More recently were have heard claims of a post-racial society—a magical fairyland in which racism has disappeared simply because the son of an African man has ascended to the highest political office. We see in the information from the U.S. Census that racism is not an issue of individual achievement or personal vendettas; it is clearly a social, societal, and demographic issue.

  5. Katie Milligan says:

    Predictors of Positive Civil Rights Attitudes

    I had a lot of issues with this article; maybe it is my own unwillingness to admit that because of some demographic characteristics, that I cannot control, I would generalized as less likely to support civil rights. I think that this article makes some good generalizations about social trends that we see in support of civil rights, but I think it fails to scientifically prove that this is a fact. The statistical significance of the study is lacking and with an explained variance of 19%, and in my own opinion cross sectional study results can often times be over emphasized.
    The author explains that the reasoning for equating civil rights attitudes and attitudes towards African Americans is because “the struggle for civil rights was primarily led by African Americans”. I think that many people do associate civil rights with the movement of African Americans in the 1960’s, but I think the author does an injustice to those that associate civil rights with other social movements globally and the movement towards marriage equality in our own country.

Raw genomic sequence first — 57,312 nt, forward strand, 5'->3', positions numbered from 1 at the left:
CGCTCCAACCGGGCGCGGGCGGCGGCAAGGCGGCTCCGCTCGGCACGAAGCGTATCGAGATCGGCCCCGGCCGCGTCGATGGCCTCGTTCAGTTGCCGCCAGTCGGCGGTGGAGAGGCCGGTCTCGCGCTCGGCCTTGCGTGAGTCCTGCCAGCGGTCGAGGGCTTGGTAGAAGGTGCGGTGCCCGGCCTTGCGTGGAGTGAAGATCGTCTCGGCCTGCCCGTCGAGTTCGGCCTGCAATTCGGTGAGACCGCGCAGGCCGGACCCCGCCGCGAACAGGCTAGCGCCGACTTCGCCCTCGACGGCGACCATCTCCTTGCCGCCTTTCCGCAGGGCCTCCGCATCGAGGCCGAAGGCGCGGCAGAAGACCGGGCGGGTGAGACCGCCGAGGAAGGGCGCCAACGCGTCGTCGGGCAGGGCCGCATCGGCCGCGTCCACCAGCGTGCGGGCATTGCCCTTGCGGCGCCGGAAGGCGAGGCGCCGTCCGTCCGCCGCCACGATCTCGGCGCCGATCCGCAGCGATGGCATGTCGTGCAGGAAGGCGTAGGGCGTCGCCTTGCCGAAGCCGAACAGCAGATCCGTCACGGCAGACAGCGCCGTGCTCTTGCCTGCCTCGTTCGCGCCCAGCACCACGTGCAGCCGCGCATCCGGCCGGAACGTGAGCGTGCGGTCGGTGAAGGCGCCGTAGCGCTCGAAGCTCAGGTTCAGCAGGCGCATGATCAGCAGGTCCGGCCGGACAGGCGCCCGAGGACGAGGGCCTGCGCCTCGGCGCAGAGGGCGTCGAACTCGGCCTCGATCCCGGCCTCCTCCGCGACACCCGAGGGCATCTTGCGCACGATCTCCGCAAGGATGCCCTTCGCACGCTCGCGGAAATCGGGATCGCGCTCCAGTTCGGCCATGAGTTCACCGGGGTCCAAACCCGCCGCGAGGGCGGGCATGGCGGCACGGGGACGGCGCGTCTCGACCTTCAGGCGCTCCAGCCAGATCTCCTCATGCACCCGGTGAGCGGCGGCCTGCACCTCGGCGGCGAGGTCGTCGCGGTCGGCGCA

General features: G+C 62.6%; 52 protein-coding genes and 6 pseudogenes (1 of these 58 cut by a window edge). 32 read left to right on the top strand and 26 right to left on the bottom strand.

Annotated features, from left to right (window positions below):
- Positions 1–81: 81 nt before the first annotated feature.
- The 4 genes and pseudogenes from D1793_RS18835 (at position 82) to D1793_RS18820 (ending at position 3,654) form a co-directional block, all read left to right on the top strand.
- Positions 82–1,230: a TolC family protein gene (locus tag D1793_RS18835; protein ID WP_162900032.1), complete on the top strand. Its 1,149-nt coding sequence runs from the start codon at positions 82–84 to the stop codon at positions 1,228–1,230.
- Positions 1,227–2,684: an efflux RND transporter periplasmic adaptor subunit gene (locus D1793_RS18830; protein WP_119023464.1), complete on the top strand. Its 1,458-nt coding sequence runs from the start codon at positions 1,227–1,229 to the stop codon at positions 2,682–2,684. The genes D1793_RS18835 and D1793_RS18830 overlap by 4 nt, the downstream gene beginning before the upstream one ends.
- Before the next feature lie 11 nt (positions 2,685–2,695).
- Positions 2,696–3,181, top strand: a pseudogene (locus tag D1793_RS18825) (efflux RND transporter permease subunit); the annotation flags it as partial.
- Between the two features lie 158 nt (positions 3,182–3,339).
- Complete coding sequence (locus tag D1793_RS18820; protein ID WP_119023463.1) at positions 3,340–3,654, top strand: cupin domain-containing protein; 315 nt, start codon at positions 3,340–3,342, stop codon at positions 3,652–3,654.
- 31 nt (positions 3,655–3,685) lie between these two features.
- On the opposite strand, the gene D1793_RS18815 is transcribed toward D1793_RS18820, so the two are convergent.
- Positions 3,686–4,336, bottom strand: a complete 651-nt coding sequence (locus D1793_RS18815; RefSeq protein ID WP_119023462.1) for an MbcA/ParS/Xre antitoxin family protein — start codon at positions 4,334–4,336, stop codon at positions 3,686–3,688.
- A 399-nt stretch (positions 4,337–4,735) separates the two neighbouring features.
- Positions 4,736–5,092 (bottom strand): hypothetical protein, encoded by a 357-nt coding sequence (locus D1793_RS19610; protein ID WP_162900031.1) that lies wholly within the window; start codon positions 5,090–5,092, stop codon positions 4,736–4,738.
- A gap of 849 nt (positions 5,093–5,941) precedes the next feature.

I was very challenged by the statement that, “the more ideologically close a person is to the African American community, the more the person will hold positive civil rights attitudes.” While we have discussed that people with personal relationships with African Americans are less likely to have negative racial attitudes, this statement seemed to imply that African Americans have ideological beliefs that are on par with civil rights. I think this assumption does a great injustice to the plight of homosexual African American males. Homosexual African American men are many times victims of terrible prejudices in the African American community (as well as outside). A friend of mine once explained his own experience with being homosexual in the African American community, he said that many times black men are expected to be “tough” or “hard” and homosexual men could not fulfill that role. His own experience would greatly contradict what the author has said about the alignment of ideology with the African American community. While this is just one example, I think that for such a recent study (2006), it should have had less variance and less generalizing statements. If we have learned anything throughout our analysis of Jim Crow era and racism, it is that racism is complex and varied, not something you can put into a chart or categorize so easily.